Mind-bending method to boost employee satisfaction

by Gwen O'Brien

College of Science Staff learn drum rhythms as part of Brain-Body Field Day.

College of Science Staff learn drum rhythms as part of Brain-Body Field Day.

Looking for a way to break out of the cubicle and get to know your neighbors? A good old-fashioned field day may be in order.

 

That’s how College of Science administrators responded to staff feedback from the 2016 ND Voice, the employee engagement survey administered every two years.

 

Lotta Barnes plays horseshoes.

“Our staff was looking for in-person, back-and-forth touch points with people from other departments who are in leadership positions, but also across labs. We’ve got people who are fairly isolated, siloed in different buildings,” explained Bill O’Hayer, senior director of finance and administration in the College of Science.

 

So, instead of the typical format for the annual staff meeting, in February the College of Science hosted the Brain-Body Field Day.

Staff from administrative offices and research labs were randomly assigned to teams — identifiable by colored bandanas — and took part in in games that tested participants’ coordination, non-dominant hand skills and ability to memorize and play rhythms on hand drums.

 

In addition to team building, it was an experiential science learning opportunity.

 

“They learned about neuroplasticity, a mechanism of learning and memory,” said Nancy Michael, director of undergraduate studies for the neuroscience and behavior major, the newest and one of the college’s most popular majors.

 

The professor and 20 of her students facilitated field day as a version of brain awareness fairs they present in the South Bend community. She says neuroplasticity activities are good for adults.

 

“Once we get to a certain point in our career, we just do the same thing over and over again. With any job, there’s initially a really steep learning curve and then it’s pretty stable. So, the same set of synapses are used over and over again, while lots of other ones don’t get used much,” she said. “Engaging in things like yoga, ballroom dancing or flipping a cup with your right and left hands introduces synapses outside of the normally used neural network. It gives you neural flexibility.”

 

O’Hayer and Kassie Spencer, program director of finance and administration, pored over the survey results and came up with the concept of a field day. Kim Patton, the college’s human resources consultant, was impressed with the proactive and positive approach to the ND Voice results.

 

“They really delved into their ND Voice results and utilized the information to help the college move forward. Some supervisors might read the results and be really discouraged. But in this case, they took the results and made it a positive.”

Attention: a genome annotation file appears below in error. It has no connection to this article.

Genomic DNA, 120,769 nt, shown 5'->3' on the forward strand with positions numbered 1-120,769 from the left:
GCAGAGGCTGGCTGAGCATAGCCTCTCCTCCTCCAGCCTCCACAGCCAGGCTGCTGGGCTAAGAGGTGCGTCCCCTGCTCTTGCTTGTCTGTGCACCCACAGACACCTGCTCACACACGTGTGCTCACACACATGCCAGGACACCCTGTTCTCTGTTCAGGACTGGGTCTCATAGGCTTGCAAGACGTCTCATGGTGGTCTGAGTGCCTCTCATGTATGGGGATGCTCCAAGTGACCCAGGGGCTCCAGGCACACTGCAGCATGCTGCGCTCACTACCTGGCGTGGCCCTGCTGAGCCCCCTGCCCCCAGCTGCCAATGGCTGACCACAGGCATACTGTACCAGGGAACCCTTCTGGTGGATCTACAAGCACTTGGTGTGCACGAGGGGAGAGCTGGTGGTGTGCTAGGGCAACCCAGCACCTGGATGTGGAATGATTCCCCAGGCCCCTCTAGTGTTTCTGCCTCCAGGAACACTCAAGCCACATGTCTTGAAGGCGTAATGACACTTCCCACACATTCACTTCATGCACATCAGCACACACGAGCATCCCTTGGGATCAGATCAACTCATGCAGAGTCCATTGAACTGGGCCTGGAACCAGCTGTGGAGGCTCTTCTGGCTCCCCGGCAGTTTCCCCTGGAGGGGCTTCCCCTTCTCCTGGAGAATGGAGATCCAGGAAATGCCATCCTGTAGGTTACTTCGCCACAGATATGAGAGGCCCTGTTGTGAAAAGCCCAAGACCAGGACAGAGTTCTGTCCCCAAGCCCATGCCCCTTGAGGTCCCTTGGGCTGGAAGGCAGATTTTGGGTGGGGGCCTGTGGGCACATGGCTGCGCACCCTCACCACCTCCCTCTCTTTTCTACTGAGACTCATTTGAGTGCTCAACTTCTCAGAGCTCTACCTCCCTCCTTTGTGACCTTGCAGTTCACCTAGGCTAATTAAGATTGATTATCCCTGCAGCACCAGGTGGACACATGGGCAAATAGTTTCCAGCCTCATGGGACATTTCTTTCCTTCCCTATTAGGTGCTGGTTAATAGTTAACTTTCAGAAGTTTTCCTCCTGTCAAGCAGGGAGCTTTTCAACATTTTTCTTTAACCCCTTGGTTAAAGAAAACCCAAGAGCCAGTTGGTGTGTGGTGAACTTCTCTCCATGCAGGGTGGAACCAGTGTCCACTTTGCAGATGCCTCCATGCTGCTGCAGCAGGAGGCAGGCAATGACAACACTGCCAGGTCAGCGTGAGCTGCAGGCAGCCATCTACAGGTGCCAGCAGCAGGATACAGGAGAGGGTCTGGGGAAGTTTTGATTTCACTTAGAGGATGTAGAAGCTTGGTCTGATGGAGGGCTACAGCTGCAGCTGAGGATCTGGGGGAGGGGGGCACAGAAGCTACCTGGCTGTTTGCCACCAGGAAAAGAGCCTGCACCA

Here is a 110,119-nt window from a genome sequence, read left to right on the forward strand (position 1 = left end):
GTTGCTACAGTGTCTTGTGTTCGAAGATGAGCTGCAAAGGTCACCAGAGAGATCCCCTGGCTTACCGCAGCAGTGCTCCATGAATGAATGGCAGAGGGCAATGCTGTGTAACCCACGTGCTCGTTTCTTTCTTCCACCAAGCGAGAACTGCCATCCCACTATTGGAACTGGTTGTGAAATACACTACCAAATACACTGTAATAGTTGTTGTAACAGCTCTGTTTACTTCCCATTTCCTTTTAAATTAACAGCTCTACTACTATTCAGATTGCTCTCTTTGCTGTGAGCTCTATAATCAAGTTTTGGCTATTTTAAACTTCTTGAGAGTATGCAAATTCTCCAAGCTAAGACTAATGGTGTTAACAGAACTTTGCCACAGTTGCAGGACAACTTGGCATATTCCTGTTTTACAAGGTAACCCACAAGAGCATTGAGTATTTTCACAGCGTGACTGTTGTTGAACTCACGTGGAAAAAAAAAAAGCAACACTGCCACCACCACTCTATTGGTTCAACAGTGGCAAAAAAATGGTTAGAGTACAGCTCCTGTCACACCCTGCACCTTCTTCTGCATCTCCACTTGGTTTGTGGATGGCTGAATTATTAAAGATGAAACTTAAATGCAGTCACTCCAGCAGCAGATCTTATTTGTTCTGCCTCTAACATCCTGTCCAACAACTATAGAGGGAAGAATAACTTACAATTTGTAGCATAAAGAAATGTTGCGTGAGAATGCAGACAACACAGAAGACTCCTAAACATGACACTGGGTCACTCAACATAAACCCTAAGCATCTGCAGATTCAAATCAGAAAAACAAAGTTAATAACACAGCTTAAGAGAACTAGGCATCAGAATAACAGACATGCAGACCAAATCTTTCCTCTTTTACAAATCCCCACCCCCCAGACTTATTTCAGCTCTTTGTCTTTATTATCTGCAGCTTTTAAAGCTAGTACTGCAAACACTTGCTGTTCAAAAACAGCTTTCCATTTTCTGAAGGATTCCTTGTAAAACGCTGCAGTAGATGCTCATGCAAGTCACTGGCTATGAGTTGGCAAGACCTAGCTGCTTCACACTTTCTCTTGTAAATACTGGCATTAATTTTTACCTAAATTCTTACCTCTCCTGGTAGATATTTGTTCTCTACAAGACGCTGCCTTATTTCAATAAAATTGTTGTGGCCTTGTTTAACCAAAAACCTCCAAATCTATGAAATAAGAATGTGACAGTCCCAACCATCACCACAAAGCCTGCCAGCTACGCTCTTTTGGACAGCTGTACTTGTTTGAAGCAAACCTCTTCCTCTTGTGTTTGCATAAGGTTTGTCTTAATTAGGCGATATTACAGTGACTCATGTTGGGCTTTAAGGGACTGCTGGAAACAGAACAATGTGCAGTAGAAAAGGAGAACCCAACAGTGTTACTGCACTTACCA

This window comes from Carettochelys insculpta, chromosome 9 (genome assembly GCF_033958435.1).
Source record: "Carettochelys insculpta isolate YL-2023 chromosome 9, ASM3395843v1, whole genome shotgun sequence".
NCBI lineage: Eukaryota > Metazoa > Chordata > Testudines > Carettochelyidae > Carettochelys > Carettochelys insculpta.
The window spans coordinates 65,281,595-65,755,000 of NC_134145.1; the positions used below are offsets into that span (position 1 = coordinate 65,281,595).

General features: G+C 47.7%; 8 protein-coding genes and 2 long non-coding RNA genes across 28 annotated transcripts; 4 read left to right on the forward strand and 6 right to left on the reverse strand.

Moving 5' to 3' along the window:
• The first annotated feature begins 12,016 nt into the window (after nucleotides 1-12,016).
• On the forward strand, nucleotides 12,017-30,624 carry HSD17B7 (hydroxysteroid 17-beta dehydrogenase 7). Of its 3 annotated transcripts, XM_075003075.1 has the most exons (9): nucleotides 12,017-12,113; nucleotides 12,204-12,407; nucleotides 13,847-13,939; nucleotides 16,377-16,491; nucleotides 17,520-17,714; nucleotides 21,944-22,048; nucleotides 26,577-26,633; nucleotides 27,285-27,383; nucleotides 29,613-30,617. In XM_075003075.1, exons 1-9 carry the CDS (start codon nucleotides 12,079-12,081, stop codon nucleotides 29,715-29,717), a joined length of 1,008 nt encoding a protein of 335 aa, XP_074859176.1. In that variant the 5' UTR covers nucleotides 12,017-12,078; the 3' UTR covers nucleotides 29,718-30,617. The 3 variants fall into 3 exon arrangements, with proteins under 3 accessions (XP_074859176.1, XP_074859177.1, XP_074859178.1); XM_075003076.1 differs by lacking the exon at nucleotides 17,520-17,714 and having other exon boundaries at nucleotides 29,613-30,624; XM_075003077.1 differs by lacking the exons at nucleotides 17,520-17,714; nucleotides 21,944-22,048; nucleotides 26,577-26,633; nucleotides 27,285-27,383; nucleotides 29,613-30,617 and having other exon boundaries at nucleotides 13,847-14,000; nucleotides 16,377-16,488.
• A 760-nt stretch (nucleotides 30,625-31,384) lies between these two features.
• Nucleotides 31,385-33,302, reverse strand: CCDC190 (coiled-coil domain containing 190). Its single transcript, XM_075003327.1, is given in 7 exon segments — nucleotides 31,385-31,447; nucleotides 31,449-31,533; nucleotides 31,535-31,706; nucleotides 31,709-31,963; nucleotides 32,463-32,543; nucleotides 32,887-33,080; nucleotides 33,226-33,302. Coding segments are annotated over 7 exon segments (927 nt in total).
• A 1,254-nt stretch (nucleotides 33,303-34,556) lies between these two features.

O’Hayer practices neuroplasticity and even taught himself to play two-handed ping-pong.

 

“I’m a self-learner. A collector of useful tools, if you will. When I see a really useful tool, I learn it and kind of put it in my tool bag and keep it there until it’s time to use it,” he said.

 

When the survey results came out, O’Hayer dug into his figurative bag and pulled out neuroplasticity and the “never leave the playground” philosophy of Stephen Jepson. 

 

Field Day

Jepson, 74, is a retired University of Florida ceramics professor who is famous for mind and body fitness. He built a playground for himself in his backyard. He regularly rides a unicycle, juggles while balancing on a bongo board, throws knives, plays jacks with both hands, and walks the tightrope. Jepson calls these activities “age-proofing the brain and the body.” He is onto something.

“There is a terrible myth that your brain is largely done developing by the time you are 5,” said Michael. “Neuroplasticity lasts throughout a lifetime, and it really is just small changes in the neural networks that allow for new learning to occur. The idea is that if you are working on your balance now, in 10 years, that skill could protect you from falls and injuries and things like that.”

 


 

Spencer and O’Hayer watched Jepson’s videos to come up with the field day activities.

 

“One of our emphases in the College of Science is continuous improvement, and this was a unique way to give people some tools to explore that further,” said Spencer.

 

Patton couldn’t resist participating in Brain-Body Field Day herself. “Today was also about wellness, which is a big part of HR. It's important for employees to focus on every aspect of their wellness.”


For more information, contact Kassie Spencer